Archive for November, 2008

impermanence and occasions of experience - how I see it

Friday, November 21st, 2008

While not the next post I thought I would have in this series of blogs on impermanence, it works nonetheless.

for part 1 click here

This past Sunday I attended a one day vipassana meditation retreat.  A full day spent on my cushion from 10am to 5pm.  It was wonderful!

As always it was difficult, yet liberating and it further strengthened my resolve to continue to take steps on the path of the Dharma/Dhamma.

Which brings me to my experience… during the course, every hour or so we would have a 10 min break to stretch and of course answers any calls of nature.

It was during one of these 10 min breaks I had a visualization of some elements of impermanence and the numerous occassions of experience that arise and pass at startingly super speeds in the mindfield.

While nothing noted below is really mind boggling, it was the actual visual metaphor that popped into my head after the fact that really clarified the experience.

I won’t spend a long time describing this, as either it will make sense or it won’t (for anyone reading this that is familiar with the 5 aggregates/skandhas you can apply them to this picture)

While standing and staring blankly at a wall across from me, into my field of vision came the form of a person walking by. I noted this visual experience and then noted that the form and pattern of this person was familiar to me and one that was accompanied by pleasant feelings. It was here I noticed a slew of memories quickly form in my mind further confirming that his person is a “friend”.. I noted this.  Less than a second later my friend had walked outside the field of my vision.

TO my surprise, that was it. Awareness just returned to “staring” at the wall with all the accompanying sensations. It was as if nothing had happened. A whole experience came into being and then dissipated into..???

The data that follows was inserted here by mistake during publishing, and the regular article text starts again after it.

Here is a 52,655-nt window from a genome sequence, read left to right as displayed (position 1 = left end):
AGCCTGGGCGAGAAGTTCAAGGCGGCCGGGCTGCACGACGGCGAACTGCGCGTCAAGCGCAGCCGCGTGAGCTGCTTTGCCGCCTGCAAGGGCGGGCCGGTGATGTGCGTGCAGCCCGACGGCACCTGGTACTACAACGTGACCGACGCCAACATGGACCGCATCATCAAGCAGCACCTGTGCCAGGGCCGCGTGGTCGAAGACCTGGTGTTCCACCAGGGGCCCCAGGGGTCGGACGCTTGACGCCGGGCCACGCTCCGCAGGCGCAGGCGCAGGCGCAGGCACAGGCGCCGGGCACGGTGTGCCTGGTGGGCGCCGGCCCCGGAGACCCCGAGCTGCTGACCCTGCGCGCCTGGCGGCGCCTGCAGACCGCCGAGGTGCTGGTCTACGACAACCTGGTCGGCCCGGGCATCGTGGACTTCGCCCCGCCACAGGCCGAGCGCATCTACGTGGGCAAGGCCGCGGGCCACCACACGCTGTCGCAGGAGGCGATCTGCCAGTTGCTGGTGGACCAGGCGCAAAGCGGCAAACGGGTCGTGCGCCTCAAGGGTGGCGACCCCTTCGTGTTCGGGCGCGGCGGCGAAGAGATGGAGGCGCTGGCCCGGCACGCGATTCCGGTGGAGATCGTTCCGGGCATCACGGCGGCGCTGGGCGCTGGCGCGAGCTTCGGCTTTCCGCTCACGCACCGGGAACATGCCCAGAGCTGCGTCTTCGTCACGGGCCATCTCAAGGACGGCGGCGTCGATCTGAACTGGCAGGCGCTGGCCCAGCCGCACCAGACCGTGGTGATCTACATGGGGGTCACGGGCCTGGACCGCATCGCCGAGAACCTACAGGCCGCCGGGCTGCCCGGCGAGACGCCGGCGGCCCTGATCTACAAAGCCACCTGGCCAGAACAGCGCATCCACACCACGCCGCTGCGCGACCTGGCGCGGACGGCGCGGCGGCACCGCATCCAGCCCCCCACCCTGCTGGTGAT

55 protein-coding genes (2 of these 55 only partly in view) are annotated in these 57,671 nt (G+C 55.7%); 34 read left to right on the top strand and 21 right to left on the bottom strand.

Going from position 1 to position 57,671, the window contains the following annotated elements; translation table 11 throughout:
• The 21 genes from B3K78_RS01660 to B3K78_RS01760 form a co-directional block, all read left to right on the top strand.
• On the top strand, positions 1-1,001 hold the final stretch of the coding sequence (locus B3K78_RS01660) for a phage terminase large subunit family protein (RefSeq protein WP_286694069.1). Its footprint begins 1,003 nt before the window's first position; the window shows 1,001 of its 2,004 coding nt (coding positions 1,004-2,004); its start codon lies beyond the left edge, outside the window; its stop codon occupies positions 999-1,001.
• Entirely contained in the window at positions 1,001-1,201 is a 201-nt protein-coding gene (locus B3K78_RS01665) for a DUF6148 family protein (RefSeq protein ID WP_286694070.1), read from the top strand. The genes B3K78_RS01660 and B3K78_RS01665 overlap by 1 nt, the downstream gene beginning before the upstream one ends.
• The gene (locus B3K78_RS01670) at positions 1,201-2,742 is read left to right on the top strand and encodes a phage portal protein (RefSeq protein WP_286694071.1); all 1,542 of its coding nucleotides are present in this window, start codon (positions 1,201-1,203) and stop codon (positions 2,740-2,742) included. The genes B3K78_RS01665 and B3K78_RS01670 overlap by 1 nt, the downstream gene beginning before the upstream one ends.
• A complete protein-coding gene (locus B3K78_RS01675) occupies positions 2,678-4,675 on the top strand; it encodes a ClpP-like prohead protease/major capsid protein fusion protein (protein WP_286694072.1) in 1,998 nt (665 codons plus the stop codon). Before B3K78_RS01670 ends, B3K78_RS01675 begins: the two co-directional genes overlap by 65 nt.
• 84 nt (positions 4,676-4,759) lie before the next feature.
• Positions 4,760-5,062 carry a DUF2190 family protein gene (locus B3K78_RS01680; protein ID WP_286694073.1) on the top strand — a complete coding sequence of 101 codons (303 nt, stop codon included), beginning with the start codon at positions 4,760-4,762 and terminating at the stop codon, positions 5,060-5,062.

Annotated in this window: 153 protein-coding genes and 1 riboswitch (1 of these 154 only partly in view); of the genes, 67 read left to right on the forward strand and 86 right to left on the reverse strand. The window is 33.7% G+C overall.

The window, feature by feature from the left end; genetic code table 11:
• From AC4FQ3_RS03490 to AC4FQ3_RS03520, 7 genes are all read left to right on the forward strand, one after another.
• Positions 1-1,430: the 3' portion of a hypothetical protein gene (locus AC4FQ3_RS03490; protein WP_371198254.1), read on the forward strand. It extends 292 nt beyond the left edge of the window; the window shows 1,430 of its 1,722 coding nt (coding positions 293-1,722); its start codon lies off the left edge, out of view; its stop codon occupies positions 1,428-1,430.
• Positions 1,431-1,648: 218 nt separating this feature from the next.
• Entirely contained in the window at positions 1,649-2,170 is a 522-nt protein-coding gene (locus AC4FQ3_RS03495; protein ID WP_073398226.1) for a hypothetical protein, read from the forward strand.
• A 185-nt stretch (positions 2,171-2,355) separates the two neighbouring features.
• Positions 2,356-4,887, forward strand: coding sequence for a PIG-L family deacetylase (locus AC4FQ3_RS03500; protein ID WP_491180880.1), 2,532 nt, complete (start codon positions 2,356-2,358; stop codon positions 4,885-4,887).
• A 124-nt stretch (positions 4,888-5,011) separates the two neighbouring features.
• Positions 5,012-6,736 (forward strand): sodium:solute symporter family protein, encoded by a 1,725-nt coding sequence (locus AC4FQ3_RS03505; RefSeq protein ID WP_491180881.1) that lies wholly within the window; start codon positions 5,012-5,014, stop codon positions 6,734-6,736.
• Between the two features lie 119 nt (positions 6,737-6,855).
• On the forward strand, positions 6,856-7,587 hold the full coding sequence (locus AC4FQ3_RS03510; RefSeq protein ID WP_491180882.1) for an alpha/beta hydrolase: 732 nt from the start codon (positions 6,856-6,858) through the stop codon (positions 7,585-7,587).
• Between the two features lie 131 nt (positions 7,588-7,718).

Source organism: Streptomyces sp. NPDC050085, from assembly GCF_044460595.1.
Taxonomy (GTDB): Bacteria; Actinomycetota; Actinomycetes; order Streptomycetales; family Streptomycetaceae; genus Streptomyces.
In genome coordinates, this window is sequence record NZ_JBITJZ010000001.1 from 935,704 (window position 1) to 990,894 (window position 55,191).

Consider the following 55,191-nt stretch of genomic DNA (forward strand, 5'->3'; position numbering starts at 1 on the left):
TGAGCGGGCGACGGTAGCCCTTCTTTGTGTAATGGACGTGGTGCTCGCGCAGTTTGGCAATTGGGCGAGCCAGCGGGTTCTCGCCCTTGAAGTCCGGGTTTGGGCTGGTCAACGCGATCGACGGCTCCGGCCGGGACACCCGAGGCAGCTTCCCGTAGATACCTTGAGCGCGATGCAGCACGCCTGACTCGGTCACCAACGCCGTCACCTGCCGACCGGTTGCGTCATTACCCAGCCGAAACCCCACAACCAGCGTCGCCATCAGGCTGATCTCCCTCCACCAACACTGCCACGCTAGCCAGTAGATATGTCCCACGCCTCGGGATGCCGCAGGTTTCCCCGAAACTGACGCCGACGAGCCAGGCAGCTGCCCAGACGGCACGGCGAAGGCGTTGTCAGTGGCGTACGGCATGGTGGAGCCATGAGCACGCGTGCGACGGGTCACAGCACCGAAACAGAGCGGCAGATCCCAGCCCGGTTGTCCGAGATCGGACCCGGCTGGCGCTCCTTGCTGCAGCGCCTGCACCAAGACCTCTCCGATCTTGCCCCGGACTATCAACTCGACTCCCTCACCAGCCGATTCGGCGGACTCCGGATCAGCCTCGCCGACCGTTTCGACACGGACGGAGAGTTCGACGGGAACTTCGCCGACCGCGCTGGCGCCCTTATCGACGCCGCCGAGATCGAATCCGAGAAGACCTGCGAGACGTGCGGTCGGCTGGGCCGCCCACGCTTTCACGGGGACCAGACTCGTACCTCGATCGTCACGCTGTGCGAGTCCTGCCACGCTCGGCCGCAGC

At that moment a picture popped into my mind’s eye that summarized all of what I just described.. and then I allowed it to play out..
So, what was this?

It was a process, within a myriad of processes. “I” am too a process.. an ever changing flux and flow of processes without a a stable permanent rooted fixture to contain them.

An AHA!! moment.

(warning..the pictures below are VERY simple and not that pretty. The do however serve as a basic approximation of what I experienced..not to mention I could really never get a grasp of the whole photoshop thingy)

If this at all intrigues you….turn on the visualizer in your music player and allow it to enlighten looks much cooler that way  :)

below is the occasion of experience where my friend walked through my awareness.. entering the field of vision..the feeling and thought process plateau and then the moving out of awareness..

this next graph illustrates the numerous smaller occasions of experience that arise and pass in awareness continuously.. the breath, the blinks of an eye, a brief thought, a sound etc ..  The large rise and fall you see in the graph could also represent the larger occasion of experience of my friend walking by

this final picture is my visual approximation of what perhaps a very highly aware/enlightened individual might be able to hold in their awarenes.. a multidimensional multiple spectrum of occasions. 

Holding the small occasions in awareness, then seeing the rise and fall of the larger personal occasions of experience, then seeing how larger collective occasions arise and pass away.. i.e. the ability to hold fourth person perspectives, see the collective group think, additional dimensions etc.. 



Impermanence Anitya Anicca part I

Tuesday, November 11th, 2008

So I am thinking I might do a little series of blogs around the notion of impermanence as it is the main focus of my practice/life right now (although that will change ;)  )

In order to start.. we’ll need a definition



Sanskrit: अनित्य anitya; Pāli: अनिच्चा anicca; Tibetan: མི་​རྟག་​པ་ mi rtag pa; Chinese: wúcháng; Japanese: 無常 mujō; Thai: อนิจจัง anitchang) is one of the essential doctrines or Three marks of existence in Buddhism. The term expresses the Buddhist notion that every conditioned existence, without exception, is inconstant and in flux, even gods.

According to the impermanence doctrine, human life embodies this flux in the aging process, the cycle of birth and rebirth (samsara), and in any experience of loss. The doctrine further asserts that because things are impermanent, attachment to them is futile, and leads to suffering (dukkha). Under the impermanence doctrine, all compounded and constructed things and states are impermanent.

stay tuned for more…